Don’t be afraid to ask to talk to companies an MSP has worked with before. Or, better yet, don’t be afraid to dig into LinkedIn and find people who’ve employed the MSP’s services. There’s no better way of finding out if a company is going to be a good fit than talking to other people who’ve had first-hand experience.  

Make sure you’re getting proactive support 

Picture the scene. You walk into your office on a Monday morning to find that your systems went down on Saturday night. 

Do you want to read an email that tells you how the problem was remedied by Sunday morning? Or do you want to be the person calling your MSP and telling them that you need help? 

Based on the fact that downtime’s estimated to cost businesses well in excess of $10,000 for every lost hour, you can be that the first option’s going to be the preferred choice – but it’s not always what you’ll get from an MSP. 

Some MSPs have system monitoring applications that’ll alert 24-hour staff to a potential or actual problem – whereas others will rely on you letting them know there’s something amiss. Now, having your systems up 24/7 isn’t always crucial for a company – but if it is for you, make sure you’re working with a provider who can make sure they’re ahead of any problems. 

Find a provider that can scale with you 

Even if you’re not planning to grow your business imminently, it’s absolutely key that you find a provider who can keep up with your most ambitious plans. 

Why? 

Well, it’s all to do with how tightly entwined an MSP is likely to become with your business. After a couple of years working with a provider, there’s a chance they’ve helped you designed systems and workflows, moved premises – and even potentially been around the table when there’s big decisions being discussed and made. These are not the kind of relationships that can come to an end without some logistically difficultly. 

As such, you don’t want to leave an MSP behind when you grow – especially since they’re likely to have had a significant hand in that growth.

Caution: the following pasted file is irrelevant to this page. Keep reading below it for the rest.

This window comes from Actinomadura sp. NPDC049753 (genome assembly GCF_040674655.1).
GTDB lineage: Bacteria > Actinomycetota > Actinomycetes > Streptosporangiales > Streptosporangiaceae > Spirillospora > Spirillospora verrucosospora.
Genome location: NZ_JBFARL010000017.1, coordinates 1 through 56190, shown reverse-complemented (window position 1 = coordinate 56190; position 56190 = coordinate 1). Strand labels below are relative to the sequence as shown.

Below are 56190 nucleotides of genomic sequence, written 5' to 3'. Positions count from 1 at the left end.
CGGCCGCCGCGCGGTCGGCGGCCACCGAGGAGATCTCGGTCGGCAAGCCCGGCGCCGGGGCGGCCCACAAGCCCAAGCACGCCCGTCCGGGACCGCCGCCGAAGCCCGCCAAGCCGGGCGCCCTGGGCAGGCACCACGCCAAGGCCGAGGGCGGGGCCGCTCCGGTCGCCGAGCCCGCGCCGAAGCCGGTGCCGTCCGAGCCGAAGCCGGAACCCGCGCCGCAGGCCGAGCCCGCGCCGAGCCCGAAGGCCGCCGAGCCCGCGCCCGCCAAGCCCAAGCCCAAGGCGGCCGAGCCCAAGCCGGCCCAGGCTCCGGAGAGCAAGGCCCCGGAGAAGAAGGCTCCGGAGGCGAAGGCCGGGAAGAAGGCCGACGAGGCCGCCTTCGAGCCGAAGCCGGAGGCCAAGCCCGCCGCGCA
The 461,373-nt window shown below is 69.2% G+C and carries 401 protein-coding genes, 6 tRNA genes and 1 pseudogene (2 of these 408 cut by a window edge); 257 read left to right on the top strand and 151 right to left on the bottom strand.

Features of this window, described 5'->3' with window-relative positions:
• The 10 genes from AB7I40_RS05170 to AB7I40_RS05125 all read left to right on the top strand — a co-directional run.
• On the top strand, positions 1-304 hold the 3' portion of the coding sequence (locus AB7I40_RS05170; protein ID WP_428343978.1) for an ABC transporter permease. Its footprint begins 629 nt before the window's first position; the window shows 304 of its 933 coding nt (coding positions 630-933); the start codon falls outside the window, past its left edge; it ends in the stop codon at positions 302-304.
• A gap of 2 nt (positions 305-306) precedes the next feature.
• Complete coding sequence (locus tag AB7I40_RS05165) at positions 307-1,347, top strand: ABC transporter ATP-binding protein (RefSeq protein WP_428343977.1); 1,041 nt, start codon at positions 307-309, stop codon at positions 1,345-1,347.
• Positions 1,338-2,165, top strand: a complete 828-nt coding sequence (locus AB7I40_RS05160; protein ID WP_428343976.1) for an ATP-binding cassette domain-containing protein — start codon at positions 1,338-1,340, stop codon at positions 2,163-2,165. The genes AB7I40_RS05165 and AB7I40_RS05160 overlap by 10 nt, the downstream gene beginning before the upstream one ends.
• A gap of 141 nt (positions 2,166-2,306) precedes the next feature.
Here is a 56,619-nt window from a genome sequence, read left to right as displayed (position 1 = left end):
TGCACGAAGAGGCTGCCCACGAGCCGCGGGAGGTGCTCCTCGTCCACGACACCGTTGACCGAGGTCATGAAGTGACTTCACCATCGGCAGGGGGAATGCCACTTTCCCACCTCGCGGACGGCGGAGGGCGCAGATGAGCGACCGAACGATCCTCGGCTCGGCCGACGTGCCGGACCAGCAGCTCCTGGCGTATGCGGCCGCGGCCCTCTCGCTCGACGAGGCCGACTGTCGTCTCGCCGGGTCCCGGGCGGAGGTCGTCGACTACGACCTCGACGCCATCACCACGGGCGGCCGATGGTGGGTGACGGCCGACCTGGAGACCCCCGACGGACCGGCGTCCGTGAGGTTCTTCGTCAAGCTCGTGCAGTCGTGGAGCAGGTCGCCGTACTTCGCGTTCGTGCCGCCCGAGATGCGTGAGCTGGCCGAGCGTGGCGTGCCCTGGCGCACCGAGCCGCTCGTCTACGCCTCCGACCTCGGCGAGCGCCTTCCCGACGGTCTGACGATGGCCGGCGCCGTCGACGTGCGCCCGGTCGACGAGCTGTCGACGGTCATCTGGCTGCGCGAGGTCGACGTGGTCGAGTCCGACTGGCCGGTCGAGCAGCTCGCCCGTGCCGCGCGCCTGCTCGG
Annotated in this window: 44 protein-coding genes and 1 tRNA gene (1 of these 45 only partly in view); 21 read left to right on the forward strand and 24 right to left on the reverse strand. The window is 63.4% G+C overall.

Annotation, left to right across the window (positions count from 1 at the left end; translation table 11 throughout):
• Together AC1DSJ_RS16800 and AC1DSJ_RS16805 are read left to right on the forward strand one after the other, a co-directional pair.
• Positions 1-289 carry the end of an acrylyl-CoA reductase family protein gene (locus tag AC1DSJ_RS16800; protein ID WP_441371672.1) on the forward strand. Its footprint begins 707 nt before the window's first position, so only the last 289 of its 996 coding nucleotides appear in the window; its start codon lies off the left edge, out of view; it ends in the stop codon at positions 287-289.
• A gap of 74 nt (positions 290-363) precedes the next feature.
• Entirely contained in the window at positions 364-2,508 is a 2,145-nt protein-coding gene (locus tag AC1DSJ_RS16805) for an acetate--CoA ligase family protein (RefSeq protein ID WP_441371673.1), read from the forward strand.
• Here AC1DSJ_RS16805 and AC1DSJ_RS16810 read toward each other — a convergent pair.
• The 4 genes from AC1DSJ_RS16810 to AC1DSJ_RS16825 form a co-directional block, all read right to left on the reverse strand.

Talk to any potentially provider about where they see themselves in 5 years. Then, talk to them about your 5-year plans – and see if they could grow at the same rate. Also – talk about what would happen if you landed astronomical clients, or won large contracts – could they move quickly to make sure you can react? 

Ultimately, every billion-dollar business has started somewhere – and IT will unquestionably have been a vital part of why they are where they are today. If they can’t grow with you, then it might be time to look elsewhere. On the other hand, if they’ve got provisions in place for rolling their sleeves up and putting the right kind of support in place for you, then they’re likely to be a powerful ally. 

Author: Firdaus

I work as an IT consultant in the Toronto area and I love to write blogs about a variety of subjects. My passion for writing stems from the desire that everyone should have access to meaningful information. Whether it is a blog about society, culture, technology, or social media, I don’t want to miss the opportunity of sharing my thoughts with my friends and audience. Since I believe in mutual exchange of ideas, I am always on the lookout for a feedback on my writings.